Attorney General’s Office sued Arizona Board of Regents (ABOR) and vice president of state university, seeking injunctive relief and relief under quo warranto statute related to an agreement between ABOR and operator of hotels to build and operate hotel and conference center on ABOR’s property.
Attorney General’s Office later amended complaint to allege that agreement violated state constitution’s gift clause and constituted illegal payment of public money. The Superior Court granted ABOR’s motion for summary judgment on claim under gift clause, granted ABOR’s motions to dismiss remaining counts, entered judgment for ABOR and vice president, and awarded ABOR and vice president attorney fees and costs. Attorney General’s Office appealed.
The Court of Appeals held that:
- Provision of statute governing actions brought to recover state monies illegally paid that requires any suit brought by Attorney General’s Office to be filed five years or less after illegal payment was ordered is not a statute of limitations but rather is a statute of repose;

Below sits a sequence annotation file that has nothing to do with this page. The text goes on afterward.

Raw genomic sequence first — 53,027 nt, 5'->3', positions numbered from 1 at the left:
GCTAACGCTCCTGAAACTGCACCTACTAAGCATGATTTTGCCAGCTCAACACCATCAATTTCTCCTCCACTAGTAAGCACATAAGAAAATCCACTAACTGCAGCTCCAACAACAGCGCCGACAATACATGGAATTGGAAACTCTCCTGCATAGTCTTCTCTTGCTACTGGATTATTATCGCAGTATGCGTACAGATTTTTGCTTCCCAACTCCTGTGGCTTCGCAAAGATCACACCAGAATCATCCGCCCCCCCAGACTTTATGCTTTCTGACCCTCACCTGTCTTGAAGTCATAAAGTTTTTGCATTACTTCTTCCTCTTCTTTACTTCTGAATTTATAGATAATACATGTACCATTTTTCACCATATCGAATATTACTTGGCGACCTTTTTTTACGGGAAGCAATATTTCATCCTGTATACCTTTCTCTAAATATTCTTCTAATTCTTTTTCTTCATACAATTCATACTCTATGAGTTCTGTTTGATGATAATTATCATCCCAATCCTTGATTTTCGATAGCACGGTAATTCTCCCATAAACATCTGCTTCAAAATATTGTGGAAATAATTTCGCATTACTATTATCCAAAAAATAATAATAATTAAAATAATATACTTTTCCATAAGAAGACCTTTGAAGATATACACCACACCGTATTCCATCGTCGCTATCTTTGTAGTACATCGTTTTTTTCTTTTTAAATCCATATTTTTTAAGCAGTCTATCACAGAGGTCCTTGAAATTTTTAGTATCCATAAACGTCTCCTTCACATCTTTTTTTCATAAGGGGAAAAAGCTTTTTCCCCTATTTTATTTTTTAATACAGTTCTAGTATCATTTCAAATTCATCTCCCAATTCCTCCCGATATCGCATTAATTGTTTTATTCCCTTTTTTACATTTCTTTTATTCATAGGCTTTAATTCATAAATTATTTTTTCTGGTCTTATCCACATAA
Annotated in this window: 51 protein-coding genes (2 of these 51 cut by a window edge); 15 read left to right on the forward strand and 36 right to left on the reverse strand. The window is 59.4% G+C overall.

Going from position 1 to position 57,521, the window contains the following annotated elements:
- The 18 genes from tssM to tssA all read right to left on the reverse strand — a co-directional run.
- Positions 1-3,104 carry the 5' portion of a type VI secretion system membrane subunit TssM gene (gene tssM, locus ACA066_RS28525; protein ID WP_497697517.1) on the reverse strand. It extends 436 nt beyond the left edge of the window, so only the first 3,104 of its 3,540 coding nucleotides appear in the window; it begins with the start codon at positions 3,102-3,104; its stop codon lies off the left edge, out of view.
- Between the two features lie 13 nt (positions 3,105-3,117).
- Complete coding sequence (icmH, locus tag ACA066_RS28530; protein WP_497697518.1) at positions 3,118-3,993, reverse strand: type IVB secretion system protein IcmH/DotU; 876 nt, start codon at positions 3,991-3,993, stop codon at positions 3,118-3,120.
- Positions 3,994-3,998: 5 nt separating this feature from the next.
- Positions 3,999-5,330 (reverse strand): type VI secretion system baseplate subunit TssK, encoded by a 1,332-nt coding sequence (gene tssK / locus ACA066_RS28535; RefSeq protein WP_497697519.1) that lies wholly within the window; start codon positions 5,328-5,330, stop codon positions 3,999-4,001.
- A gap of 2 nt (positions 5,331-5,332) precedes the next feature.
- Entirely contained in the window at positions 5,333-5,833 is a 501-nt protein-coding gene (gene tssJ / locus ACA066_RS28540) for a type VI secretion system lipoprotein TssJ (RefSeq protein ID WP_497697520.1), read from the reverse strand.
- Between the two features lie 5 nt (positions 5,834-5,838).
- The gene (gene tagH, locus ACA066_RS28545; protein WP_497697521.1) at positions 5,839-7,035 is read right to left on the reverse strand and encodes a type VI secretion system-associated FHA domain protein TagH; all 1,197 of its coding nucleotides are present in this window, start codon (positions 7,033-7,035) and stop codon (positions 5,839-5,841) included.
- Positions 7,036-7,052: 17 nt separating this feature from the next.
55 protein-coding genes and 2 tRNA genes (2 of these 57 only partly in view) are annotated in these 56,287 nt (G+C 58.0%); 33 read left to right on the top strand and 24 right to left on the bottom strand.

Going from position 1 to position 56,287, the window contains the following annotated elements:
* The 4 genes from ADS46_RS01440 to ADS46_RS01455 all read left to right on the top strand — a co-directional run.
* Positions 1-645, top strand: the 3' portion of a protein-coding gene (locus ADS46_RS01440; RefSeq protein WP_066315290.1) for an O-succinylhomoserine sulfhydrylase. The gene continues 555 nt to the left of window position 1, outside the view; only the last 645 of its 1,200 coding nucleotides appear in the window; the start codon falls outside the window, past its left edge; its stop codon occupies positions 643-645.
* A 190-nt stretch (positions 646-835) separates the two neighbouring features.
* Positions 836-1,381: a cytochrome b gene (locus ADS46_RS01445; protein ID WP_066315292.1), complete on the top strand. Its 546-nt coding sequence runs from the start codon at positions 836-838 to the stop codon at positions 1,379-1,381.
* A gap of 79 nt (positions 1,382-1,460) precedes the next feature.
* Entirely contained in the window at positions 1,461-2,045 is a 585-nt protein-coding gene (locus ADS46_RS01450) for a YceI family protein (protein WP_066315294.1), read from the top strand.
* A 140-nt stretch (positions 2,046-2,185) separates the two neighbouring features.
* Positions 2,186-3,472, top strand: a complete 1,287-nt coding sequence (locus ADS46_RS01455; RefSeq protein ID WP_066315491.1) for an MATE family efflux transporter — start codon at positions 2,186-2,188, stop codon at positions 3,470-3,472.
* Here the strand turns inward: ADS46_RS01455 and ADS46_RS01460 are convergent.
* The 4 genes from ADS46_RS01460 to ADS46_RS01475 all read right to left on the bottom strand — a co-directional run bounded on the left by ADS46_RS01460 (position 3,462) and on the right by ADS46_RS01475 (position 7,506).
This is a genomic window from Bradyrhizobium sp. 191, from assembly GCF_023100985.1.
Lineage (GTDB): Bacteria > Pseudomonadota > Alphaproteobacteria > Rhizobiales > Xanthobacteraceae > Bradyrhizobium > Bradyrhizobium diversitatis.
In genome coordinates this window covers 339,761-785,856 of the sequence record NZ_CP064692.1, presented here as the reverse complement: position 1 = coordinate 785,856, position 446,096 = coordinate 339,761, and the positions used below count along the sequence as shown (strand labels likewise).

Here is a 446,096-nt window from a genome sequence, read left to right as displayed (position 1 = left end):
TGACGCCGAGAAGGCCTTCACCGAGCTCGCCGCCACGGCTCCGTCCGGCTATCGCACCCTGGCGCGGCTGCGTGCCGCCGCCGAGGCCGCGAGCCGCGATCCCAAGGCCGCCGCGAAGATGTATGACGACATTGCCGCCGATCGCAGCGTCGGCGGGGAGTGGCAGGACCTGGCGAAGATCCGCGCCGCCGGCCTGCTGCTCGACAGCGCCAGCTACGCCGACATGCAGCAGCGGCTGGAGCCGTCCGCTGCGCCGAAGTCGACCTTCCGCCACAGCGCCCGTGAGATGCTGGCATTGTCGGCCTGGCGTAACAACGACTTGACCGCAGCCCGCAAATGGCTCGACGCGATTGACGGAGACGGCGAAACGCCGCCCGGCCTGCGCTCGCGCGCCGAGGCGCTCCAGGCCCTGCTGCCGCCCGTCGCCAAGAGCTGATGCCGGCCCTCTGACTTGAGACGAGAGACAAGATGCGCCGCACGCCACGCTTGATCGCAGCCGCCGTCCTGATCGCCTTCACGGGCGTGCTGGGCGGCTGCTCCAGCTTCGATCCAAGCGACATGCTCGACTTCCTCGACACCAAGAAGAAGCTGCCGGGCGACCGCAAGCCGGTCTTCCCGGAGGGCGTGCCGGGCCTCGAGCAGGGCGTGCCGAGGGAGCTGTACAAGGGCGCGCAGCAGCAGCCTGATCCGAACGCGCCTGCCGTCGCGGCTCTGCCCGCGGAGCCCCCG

- Claim that agreement violated gift clause accrued, and one-year limitations period began to run, when attorneys from Attorney General’s Office circulated internal legal memorandum and opinion editorial on the topic and one of the attorneys specifically called transaction “pretty suspicious”;
- Trial court did not abuse its discretion when it denied discovery request to access ABOR’s entire file, including deal drafts and communications, pertaining to agreement;
- Count alleging violation of gift clause and illegal payment of public money did not relate back to filing of original complaint;
- Attorney General’s Office lacked authority under statute authorizing it to enforce payment of taxes to bring claim that ABOR abused its tax-exempt status and improperly diverted property tax revenues;
- Attorney General’s Office lacked authority under quo warranto statute to bring action based on claims that ABOR made conveyance to evade taxes and exceeded its authority to enter into leases; and
- Attorney General’s Office failed to meet its burden to establish that attorney fees requested by ABOR were unreasonable.